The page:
Here it is the last day of May 2018. I have suspended my seed selling while I give my full attention to growing out crops for the 2019 season. I will have fall planted grains available in late August. All other seed varieties should be available in mid-November.
I say the season ended with a “splash”, or rather a “torrent”. This May my farm received nearly 9 inches of rain. All this on top of already saturated soil from excessive rains in April, totaling 6 1/2″ with record flooding, which is uncommon where I live. Amazingly, I have only lost one bed of Black Emmer Wheat that was waterlogged for a solid month. I look at this increasingly, all to familiar, situation in two ways. On the one hand, I hate to struggle with extreme weather events. The thought of losing crops is never a good thing. On the other hand, it creates a window of opportunity to see how crops react to such conditions as heavy rains, excessive soil moisture, and early periods of heat and humidity. This last week has been in the upper 80’s and low 90’s. In Northern Indiana the average temperatures for the end of May used to be in the low 70’s). It also begs the question; can a crop be adapted to excessive moisture? I am beginning to believe they can in certain cases, but this is a slow process of selection and adaptation. Finding new varieties that can be regionalized is also being put to the test. This spring I decided to go all out with new trials of heritage grains, including wheat, barley, oats and rice.
This decision to conduct numerous trials was the culmination of extensive seed exchanges these last 2 winters with folks across the US as well as growers in Mexico, Sweden, Czech Republic, Denmark, Canada, Italy and Estonia. I also accessed some interesting germplasm from the USDA. All in all, the seed was piling up and I am not one to just stick it in the freezer. Frozen seed does not adapt to anything. Hence, this spring I set out to trial as many suitable candidates as I have room for. I am looking specifically for varieties that are adapted or easily adaptable to the midwest. Occasionally I come across a variety that is not really suited for my region but, given it’s obscurity and value I keep growing it out. This would be the situation for Hourani, Jaljuli and Xinchan Rice Wheat.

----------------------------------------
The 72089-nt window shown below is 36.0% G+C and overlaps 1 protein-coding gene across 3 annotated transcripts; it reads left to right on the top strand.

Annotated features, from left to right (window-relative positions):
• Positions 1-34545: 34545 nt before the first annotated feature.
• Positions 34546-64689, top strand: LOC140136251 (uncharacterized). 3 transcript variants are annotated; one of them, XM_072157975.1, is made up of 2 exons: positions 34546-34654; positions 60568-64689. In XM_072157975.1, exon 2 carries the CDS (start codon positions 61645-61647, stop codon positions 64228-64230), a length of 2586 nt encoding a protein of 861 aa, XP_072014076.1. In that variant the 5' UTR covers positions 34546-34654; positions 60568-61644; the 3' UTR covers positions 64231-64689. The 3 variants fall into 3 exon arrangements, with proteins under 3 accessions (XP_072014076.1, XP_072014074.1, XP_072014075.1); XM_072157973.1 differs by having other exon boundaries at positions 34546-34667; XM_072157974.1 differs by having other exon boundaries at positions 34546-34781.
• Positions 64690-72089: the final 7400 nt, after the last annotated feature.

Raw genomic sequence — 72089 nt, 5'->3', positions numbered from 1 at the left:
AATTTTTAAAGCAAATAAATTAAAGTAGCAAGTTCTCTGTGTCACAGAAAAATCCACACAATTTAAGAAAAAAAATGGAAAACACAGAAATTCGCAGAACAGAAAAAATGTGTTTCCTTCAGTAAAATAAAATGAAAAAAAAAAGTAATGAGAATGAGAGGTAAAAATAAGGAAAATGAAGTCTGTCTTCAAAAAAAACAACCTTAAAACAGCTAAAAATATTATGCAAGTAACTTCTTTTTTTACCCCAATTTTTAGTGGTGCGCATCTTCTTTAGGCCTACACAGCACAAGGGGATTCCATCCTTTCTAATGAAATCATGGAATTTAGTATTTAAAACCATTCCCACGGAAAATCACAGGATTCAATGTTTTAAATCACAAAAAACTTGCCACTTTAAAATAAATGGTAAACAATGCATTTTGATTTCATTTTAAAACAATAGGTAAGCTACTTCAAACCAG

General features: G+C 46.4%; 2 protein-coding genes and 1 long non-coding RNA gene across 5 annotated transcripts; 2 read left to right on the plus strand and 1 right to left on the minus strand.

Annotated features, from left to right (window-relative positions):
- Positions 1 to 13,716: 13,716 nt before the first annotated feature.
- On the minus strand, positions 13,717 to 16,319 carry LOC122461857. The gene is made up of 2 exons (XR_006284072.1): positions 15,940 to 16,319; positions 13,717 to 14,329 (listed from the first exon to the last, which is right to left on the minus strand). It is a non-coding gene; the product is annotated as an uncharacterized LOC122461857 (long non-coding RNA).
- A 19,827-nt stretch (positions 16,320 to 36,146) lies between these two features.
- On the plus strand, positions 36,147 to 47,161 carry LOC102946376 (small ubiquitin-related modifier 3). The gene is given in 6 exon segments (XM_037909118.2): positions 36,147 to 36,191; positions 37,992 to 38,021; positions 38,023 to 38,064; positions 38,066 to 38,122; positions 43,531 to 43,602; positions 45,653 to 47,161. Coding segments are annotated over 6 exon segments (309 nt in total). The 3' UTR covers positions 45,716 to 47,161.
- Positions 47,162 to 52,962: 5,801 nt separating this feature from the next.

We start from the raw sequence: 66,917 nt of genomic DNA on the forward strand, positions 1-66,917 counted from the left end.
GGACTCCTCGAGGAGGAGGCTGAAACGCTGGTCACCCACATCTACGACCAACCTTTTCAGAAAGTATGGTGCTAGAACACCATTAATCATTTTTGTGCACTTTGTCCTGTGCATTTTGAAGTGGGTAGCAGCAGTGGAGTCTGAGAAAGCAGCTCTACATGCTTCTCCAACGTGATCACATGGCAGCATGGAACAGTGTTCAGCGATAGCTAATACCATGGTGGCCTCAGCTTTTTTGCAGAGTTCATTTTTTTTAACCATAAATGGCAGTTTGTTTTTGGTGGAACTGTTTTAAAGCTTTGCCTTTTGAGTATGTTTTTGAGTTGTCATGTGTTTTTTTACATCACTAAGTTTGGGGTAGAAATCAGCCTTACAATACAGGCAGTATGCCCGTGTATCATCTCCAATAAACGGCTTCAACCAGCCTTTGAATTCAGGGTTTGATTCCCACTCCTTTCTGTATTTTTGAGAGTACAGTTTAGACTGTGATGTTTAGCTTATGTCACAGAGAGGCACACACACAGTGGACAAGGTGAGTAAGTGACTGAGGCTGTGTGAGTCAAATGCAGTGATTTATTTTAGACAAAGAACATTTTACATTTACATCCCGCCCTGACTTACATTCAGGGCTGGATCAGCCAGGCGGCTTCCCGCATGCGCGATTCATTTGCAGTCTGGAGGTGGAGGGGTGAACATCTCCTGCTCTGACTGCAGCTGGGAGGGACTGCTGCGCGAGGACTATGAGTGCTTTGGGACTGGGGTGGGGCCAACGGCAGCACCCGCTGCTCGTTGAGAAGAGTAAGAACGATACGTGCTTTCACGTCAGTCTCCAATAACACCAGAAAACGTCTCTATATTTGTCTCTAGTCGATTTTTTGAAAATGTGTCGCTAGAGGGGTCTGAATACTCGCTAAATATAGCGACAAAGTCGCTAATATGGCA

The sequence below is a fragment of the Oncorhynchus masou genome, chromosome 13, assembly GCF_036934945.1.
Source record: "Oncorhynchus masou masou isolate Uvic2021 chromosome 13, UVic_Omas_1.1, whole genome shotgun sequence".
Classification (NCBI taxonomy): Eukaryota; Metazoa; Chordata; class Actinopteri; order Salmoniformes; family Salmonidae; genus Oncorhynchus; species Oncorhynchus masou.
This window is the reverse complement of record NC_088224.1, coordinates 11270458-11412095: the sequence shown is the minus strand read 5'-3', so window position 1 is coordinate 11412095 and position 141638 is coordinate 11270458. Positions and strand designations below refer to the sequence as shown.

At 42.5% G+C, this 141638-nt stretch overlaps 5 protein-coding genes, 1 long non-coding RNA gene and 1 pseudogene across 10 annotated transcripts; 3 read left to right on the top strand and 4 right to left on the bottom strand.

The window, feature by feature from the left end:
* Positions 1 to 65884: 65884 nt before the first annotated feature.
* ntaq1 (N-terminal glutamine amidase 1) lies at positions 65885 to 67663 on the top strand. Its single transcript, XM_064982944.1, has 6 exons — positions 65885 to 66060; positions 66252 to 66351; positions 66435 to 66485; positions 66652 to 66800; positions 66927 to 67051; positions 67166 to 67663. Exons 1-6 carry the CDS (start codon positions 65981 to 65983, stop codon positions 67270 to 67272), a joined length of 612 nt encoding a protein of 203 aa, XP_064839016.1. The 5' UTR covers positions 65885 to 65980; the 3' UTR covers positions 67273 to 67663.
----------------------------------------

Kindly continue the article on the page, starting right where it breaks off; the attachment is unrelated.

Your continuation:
As has been the case for the last 5 seasons, any Heritage or Ancient trialed variety that produces viable seed of at least “fair” quality and quantity, will be available for growers this coming season. In the case of the Hourani, Jaljuli and Xinchan Wheat, I have suggested in the past that these would be a better fit for the arid west. This has proven to be true as reports from growers in Colorado and Southern California have confirmed great results with the Xinchan and Hourani. Much better than my meager attempts to maintain them here in Indiana. With that said, I will hopefully have another harvest of these “regionally questionable” varieties for the 2019 season. After that, I plan to focus on crops for the Midwest, and more specifically, the Great Lakes region. One example of this would be fall planted durum wheats and hulless barleys that can survive our zone 5-6 winters.
I am also conducting trials of 14 new varieties of rice, including new black rice, 2 sticky
red rice varieties and some long grain upland rice. Interest in rice growing has really increased in the last few years. I predict 2018 will be a breakthrough for small scale, organic commercial rice here in the Midwest.
I want to thank all my new customers this season and all the folks who have supported my efforts over the previous 5 seasons. I look forward to offering many new “old” varieties of cereal grains, corn, legumes, etc. for 2019.